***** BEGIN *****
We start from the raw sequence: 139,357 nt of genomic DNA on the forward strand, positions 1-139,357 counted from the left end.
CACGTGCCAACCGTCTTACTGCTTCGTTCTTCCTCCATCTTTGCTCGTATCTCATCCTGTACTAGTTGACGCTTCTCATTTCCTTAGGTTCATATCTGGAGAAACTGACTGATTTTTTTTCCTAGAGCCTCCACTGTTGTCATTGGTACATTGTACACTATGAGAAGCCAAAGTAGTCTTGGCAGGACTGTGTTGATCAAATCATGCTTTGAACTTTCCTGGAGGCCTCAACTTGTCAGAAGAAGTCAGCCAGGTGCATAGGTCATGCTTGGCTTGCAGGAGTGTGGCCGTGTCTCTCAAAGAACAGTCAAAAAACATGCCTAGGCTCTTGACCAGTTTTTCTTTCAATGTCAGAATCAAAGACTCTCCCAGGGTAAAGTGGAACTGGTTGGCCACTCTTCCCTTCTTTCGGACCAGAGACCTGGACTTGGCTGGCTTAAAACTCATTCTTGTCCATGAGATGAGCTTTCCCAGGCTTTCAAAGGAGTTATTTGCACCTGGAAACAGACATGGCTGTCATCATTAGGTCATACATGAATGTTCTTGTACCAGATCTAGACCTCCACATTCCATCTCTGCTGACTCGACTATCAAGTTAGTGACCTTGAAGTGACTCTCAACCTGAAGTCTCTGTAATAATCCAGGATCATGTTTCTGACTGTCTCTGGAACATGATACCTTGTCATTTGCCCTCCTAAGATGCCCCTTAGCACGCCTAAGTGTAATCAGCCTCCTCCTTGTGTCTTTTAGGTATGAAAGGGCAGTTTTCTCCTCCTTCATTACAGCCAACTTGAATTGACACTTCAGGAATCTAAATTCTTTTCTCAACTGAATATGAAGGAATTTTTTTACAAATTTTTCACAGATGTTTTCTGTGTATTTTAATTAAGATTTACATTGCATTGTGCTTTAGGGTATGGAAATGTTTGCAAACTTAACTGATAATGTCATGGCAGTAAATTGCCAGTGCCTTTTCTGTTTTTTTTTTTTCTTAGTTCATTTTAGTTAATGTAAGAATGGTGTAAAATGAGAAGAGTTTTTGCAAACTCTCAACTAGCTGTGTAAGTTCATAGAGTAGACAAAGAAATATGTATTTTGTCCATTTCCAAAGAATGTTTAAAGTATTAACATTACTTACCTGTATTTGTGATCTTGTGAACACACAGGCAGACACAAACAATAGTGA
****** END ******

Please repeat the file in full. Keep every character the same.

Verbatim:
We start from the raw sequence: 139,357 nt of genomic DNA on the forward strand, positions 1-139,357 counted from the left end.
CACGTGCCAACCGTCTTACTGCTTCGTTCTTCCTCCATCTTTGCTCGTATCTCATCCTGTACTAGTTGACGCTTCTCATTTCCTTAGGTTCATATCTGGAGAAACTGACTGATTTTTTTTCCTAGAGCCTCCACTGTTGTCATTGGTACATTGTACACTATGAGAAGCCAAAGTAGTCTTGGCAGGACTGTGTTGATCAAATCATGCTTTGAACTTTCCTGGAGGCCTCAACTTGTCAGAAGAAGTCAGCCAGGTGCATAGGTCATGCTTGGCTTGCAGGAGTGTGGCCGTGTCTCTCAAAGAACAGTCAAAAAACATGCCTAGGCTCTTGACCAGTTTTTCTTTCAATGTCAGAATCAAAGACTCTCCCAGGGTAAAGTGGAACTGGTTGGCCACTCTTCCCTTCTTTCGGACCAGAGACCTGGACTTGGCTGGCTTAAAACTCATTCTTGTCCATGAGATGAGCTTTCCCAGGCTTTCAAAGGAGTTATTTGCACCTGGAAACAGACATGGCTGTCATCATTAGGTCATACATGAATGTTCTTGTACCAGATCTAGACCTCCACATTCCATCTCTGCTGACTCGACTATCAAGTTAGTGACCTTGAAGTGACTCTCAACCTGAAGTCTCTGTAATAATCCAGGATCATGTTTCTGACTGTCTCTGGAACATGATACCTTGTCATTTGCCCTCCTAAGATGCCCCTTAGCACGCCTAAGTGTAATCAGCCTCCTCCTTGTGTCTTTTAGGTATGAAAGGGCAGTTTTCTCCTCCTTCATTACAGCCAACTTGAATTGACACTTCAGGAATCTAAATTCTTTTCTCAACTGAATATGAAGGAATTTTTTTACAAATTTTTCACAGATGTTTTCTGTGTATTTTAATTAAGATTTACATTGCATTGTGCTTTAGGGTATGGAAATGTTTGCAAACTTAACTGATAATGTCATGGCAGTAAATTGCCAGTGCCTTTTCTGTTTTTTTTTTTTCTTAGTTCATTTTAGTTAATGTAAGAATGGTGTAAAATGAGAAGAGTTTTTGCAAACTCTCAACTAGCTGTGTAAGTTCATAGAGTAGACAAAGAAATATGTATTTTGTCCATTTCCAAAGAATGTTTAAAGTATTAACATTACTTACCTGTATTTGTGATCTTGTGAACACACAGGCAGACACAAACAATAGTGA